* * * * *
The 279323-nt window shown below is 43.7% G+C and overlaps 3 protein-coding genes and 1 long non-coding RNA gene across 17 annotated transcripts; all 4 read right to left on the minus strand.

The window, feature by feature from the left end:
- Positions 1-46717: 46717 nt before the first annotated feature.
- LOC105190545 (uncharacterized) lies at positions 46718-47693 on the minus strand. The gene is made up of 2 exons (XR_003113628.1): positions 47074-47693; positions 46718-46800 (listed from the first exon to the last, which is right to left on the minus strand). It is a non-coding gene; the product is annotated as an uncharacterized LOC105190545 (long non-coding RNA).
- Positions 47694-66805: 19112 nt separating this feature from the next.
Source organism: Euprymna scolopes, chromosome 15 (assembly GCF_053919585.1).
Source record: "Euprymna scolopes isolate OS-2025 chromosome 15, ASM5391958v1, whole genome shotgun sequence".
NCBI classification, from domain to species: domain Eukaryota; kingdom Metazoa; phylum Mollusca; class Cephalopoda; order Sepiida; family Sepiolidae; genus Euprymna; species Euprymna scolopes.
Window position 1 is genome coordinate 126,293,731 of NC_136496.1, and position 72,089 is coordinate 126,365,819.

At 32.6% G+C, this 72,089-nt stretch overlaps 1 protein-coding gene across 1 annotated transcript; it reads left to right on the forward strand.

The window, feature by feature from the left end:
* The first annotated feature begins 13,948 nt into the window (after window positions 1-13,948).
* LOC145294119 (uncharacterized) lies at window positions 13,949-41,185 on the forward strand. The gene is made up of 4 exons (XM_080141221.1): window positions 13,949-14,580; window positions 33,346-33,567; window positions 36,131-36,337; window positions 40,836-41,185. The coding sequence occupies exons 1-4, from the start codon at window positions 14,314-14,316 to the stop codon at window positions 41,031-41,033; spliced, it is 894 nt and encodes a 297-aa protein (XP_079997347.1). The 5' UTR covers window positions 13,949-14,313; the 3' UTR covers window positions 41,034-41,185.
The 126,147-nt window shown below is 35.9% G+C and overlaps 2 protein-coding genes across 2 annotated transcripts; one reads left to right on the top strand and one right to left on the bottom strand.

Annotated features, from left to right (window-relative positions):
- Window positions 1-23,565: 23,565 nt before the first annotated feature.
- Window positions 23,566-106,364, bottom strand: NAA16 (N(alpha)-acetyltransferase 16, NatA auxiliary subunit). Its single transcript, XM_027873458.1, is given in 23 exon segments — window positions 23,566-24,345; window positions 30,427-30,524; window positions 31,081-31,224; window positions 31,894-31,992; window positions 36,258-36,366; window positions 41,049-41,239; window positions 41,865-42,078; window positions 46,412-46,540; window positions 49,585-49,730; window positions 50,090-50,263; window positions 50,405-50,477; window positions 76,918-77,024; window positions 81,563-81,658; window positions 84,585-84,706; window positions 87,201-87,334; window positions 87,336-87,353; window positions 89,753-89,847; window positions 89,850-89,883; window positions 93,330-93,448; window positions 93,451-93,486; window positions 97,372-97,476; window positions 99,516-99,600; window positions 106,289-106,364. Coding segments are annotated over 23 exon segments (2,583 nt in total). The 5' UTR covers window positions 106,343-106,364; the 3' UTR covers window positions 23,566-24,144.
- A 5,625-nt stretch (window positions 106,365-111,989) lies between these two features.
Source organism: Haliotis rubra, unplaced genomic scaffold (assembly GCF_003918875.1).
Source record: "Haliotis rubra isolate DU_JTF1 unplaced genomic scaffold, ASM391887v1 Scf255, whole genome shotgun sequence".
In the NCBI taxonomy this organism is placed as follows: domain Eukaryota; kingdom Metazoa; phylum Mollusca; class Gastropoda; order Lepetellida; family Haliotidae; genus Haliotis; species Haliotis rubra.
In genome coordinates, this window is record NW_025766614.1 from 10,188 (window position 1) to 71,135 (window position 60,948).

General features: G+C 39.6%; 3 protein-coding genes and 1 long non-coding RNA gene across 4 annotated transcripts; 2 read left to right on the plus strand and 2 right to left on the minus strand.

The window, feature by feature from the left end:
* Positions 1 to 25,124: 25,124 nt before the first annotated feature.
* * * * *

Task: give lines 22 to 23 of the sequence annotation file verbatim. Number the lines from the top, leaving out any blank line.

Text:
In genome coordinates, this window is record NW_025766614.1 from 10,188 (window position 1) to 71,135 (window position 60,948).

General features: G+C 39.6%; 3 protein-coding genes and 1 long non-coding RNA gene across 4 annotated transcripts; 2 read left to right on the plus strand and 2 right to left on the minus strand.